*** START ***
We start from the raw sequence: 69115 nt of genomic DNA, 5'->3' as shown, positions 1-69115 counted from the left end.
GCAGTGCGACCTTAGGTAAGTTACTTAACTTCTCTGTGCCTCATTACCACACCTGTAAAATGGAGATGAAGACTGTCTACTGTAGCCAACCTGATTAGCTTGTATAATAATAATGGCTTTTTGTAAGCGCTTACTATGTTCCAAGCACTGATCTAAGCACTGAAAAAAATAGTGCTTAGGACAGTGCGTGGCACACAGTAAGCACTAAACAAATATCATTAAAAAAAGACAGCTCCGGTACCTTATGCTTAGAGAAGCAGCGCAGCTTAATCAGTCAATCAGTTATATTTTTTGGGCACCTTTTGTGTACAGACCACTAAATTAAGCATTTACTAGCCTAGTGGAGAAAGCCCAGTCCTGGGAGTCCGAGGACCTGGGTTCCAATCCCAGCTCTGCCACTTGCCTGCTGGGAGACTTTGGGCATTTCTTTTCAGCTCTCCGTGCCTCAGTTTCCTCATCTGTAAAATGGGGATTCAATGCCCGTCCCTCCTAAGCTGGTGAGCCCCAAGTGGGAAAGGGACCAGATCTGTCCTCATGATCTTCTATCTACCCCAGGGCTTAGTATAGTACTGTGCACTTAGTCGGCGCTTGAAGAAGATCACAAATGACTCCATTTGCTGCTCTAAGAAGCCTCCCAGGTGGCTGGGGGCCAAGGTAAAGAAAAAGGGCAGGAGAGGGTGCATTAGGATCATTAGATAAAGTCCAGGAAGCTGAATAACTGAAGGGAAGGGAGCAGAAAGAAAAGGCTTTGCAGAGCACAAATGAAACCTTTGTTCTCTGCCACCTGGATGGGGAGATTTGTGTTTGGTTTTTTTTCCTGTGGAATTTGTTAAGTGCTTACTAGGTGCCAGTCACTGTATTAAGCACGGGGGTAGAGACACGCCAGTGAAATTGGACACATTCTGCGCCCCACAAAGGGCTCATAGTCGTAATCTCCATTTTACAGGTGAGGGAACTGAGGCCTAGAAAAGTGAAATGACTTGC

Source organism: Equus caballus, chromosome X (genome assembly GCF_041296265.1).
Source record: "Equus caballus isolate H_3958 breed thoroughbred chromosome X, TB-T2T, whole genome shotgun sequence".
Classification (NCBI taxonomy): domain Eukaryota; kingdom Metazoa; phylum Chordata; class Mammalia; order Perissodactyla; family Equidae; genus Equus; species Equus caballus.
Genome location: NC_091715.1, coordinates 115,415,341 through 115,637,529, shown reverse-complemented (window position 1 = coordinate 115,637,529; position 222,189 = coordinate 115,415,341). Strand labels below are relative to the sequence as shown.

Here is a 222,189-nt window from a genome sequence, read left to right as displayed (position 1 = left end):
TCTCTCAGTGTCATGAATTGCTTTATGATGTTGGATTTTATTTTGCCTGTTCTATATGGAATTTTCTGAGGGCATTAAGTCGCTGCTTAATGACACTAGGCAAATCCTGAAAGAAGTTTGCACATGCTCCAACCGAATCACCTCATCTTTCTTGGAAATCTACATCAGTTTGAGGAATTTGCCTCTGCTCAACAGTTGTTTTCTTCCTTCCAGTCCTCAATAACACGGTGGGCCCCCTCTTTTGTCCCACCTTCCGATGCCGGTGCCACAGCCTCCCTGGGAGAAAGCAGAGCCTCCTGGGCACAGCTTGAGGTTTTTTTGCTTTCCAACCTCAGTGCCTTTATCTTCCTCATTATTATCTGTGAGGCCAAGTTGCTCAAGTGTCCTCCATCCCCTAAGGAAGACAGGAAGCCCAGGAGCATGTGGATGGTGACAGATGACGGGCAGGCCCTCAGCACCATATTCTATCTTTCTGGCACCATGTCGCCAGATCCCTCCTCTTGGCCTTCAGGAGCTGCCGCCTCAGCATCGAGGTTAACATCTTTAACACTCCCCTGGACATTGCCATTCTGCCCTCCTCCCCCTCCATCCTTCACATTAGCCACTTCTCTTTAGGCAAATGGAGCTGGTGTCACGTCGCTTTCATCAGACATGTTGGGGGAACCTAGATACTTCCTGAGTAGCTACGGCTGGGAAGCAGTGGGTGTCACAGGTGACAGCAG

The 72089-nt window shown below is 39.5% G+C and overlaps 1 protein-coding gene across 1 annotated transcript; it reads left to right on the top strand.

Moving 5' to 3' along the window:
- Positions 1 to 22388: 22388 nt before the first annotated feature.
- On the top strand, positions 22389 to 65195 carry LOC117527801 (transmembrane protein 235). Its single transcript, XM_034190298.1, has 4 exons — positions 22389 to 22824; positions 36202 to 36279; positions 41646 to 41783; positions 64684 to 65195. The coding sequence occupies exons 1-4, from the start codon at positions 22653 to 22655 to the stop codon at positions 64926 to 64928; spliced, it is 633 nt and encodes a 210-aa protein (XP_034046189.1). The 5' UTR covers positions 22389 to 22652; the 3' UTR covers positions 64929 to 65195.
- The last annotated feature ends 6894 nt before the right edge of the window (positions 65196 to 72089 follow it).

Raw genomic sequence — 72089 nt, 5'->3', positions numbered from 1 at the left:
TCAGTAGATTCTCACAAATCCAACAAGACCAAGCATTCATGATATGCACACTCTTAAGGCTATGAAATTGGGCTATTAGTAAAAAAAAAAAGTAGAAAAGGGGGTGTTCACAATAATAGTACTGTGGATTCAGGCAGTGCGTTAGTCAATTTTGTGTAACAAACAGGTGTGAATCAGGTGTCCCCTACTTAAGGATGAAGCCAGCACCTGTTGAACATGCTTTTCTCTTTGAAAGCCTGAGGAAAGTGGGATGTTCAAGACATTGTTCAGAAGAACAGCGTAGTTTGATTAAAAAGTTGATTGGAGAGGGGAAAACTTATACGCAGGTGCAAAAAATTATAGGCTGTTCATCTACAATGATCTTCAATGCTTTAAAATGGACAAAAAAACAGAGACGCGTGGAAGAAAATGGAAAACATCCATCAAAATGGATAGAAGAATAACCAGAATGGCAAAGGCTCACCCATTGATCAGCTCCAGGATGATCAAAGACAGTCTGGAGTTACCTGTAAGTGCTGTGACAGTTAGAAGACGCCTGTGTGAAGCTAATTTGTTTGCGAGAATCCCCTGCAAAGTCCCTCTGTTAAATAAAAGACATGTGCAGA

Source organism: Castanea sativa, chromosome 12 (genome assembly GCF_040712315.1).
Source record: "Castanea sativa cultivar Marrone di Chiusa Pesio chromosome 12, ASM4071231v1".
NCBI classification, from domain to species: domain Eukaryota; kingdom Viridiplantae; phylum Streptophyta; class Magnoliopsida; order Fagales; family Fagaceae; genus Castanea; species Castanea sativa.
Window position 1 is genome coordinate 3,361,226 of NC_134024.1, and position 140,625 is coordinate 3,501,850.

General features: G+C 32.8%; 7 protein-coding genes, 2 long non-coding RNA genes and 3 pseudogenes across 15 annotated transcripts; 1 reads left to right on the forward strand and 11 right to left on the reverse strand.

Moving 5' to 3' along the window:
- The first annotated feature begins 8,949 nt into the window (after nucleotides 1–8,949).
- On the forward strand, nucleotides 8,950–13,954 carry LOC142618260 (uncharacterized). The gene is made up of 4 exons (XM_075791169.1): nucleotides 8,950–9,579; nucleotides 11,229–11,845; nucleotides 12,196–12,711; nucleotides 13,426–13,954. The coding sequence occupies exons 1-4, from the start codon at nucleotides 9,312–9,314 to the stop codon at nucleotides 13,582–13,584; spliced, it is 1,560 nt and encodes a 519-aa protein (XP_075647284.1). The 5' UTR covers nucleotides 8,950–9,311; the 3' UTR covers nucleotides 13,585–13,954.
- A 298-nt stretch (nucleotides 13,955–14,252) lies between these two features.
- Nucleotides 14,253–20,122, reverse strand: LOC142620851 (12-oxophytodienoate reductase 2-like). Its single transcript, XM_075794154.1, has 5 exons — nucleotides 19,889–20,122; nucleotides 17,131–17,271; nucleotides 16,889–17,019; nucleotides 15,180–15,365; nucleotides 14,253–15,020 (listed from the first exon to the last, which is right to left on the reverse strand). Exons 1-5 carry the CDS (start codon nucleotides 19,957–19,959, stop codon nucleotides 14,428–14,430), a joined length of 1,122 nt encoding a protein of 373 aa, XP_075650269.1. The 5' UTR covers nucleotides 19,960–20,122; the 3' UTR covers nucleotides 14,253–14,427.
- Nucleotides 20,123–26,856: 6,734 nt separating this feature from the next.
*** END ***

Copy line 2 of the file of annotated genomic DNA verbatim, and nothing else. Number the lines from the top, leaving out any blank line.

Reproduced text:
GCAGTGCGACCTTAGGTAAGTTACTTAACTTCTCTGTGCCTCATTACCACACCTGTAAAATGGAGATGAAGACTGTCTACTGTAGCCAACCTGATTAGCTTGTATAATAATAATGGCTTTTTGTAAGCGCTTACTATGTTCCAAGCACTGATCTAAGCACTGAAAAAAATAGTGCTTAGGACAGTGCGTGGCACACAGTAAGCACTAAACAAATATCATTAAAAAAAGACAGCTCCGGTACCTTATGCTTAGAGAAGCAGCGCAGCTTAATCAGTCAATCAGTTATATTTTTTGGGCACCTTTTGTGTACAGACCACTAAATTAAGCATTTACTAGCCTAGTGGAGAAAGCCCAGTCCTGGGAGTCCGAGGACCTGGGTTCCAATCCCAGCTCTGCCACTTGCCTGCTGGGAGACTTTGGGCATTTCTTTTCAGCTCTCCGTGCCTCAGTTTCCTCATCTGTAAAATGGGGATTCAATGCCCGTCCCTCCTAAGCTGGTGAGCCCCAAGTGGGAAAGGGACCAGATCTGTCCTCATGATCTTCTATCTACCCCAGGGCTTAGTATAGTACTGTGCACTTAGTCGGCGCTTGAAGAAGATCACAAATGACTCCATTTGCTGCTCTAAGAAGCCTCCCAGGTGGCTGGGGGCCAAGGTAAAGAAAAAGGGCAGGAGAGGGTGCATTAGGATCATTAGATAAAGTCCAGGAAGCTGAATAACTGAAGGGAAGGGAGCAGAAAGAAAAGGCTTTGCAGAGCACAAATGAAACCTTTGTTCTCTGCCACCTGGATGGGGAGATTTGTGTTTGGTTTTTTTTCCTGTGGAATTTGTTAAGTGCTTACTAGGTGCCAGTCACTGTATTAAGCACGGGGGTAGAGACACGCCAGTGAAATTGGACACATTCTGCGCCCCACAAAGGGCTCATAGTCGTAATCTCCATTTTACAGGTGAGGGAACTGAGGCCTAGAAAAGTGAAATGACTTGC